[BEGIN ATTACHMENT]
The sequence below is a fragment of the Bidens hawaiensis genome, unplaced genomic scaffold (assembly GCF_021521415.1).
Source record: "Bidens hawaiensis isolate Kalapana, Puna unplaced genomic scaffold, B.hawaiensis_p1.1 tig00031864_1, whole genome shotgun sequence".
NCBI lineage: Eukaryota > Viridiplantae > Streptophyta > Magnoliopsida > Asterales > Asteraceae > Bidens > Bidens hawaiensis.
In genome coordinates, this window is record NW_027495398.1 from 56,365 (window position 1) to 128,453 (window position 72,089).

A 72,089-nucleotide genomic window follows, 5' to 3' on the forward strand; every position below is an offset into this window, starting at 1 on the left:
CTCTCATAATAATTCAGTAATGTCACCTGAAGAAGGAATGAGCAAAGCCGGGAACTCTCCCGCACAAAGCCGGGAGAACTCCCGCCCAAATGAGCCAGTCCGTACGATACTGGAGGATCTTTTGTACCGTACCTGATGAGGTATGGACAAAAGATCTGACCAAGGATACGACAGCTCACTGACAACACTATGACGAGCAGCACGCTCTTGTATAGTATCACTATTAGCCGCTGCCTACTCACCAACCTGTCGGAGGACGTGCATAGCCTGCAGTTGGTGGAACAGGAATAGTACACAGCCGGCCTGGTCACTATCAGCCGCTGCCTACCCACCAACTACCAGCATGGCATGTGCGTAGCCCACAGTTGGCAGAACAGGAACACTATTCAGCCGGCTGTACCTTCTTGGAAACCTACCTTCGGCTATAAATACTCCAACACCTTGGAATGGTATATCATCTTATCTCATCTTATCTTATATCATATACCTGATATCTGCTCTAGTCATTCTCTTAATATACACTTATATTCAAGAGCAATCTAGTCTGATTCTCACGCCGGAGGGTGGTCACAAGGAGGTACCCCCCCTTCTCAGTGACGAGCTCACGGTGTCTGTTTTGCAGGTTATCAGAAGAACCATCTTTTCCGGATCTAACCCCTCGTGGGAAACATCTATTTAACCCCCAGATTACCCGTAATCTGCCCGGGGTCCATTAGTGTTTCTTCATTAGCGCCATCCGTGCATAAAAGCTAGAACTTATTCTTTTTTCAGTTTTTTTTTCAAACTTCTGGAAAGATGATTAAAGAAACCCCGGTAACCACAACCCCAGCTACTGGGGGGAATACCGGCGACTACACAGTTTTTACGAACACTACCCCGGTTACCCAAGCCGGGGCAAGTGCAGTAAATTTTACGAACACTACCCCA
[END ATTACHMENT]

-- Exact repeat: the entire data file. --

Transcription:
The sequence below is a fragment of the Bidens hawaiensis genome, unplaced genomic scaffold (assembly GCF_021521415.1).
Source record: "Bidens hawaiensis isolate Kalapana, Puna unplaced genomic scaffold, B.hawaiensis_p1.1 tig00031864_1, whole genome shotgun sequence".
NCBI lineage: Eukaryota > Viridiplantae > Streptophyta > Magnoliopsida > Asterales > Asteraceae > Bidens > Bidens hawaiensis.
In genome coordinates, this window is record NW_027495398.1 from 56,365 (window position 1) to 128,453 (window position 72,089).

A 72,089-nucleotide genomic window follows, 5' to 3' on the forward strand; every position below is an offset into this window, starting at 1 on the left:
CTCTCATAATAATTCAGTAATGTCACCTGAAGAAGGAATGAGCAAAGCCGGGAACTCTCCCGCACAAAGCCGGGAGAACTCCCGCCCAAATGAGCCAGTCCGTACGATACTGGAGGATCTTTTGTACCGTACCTGATGAGGTATGGACAAAAGATCTGACCAAGGATACGACAGCTCACTGACAACACTATGACGAGCAGCACGCTCTTGTATAGTATCACTATTAGCCGCTGCCTACTCACCAACCTGTCGGAGGACGTGCATAGCCTGCAGTTGGTGGAACAGGAATAGTACACAGCCGGCCTGGTCACTATCAGCCGCTGCCTACCCACCAACTACCAGCATGGCATGTGCGTAGCCCACAGTTGGCAGAACAGGAACACTATTCAGCCGGCTGTACCTTCTTGGAAACCTACCTTCGGCTATAAATACTCCAACACCTTGGAATGGTATATCATCTTATCTCATCTTATCTTATATCATATACCTGATATCTGCTCTAGTCATTCTCTTAATATACACTTATATTCAAGAGCAATCTAGTCTGATTCTCACGCCGGAGGGTGGTCACAAGGAGGTACCCCCCCTTCTCAGTGACGAGCTCACGGTGTCTGTTTTGCAGGTTATCAGAAGAACCATCTTTTCCGGATCTAACCCCTCGTGGGAAACATCTATTTAACCCCCAGATTACCCGTAATCTGCCCGGGGTCCATTAGTGTTTCTTCATTAGCGCCATCCGTGCATAAAAGCTAGAACTTATTCTTTTTTCAGTTTTTTTTTCAAACTTCTGGAAAGATGATTAAAGAAACCCCGGTAACCACAACCCCAGCTACTGGGGGGAATACCGGCGACTACACAGTTTTTACGAACACTACCCCGGTTACCCAAGCCGGGGCAAGTGCAGTAAATTTTACGAACACTACCCCA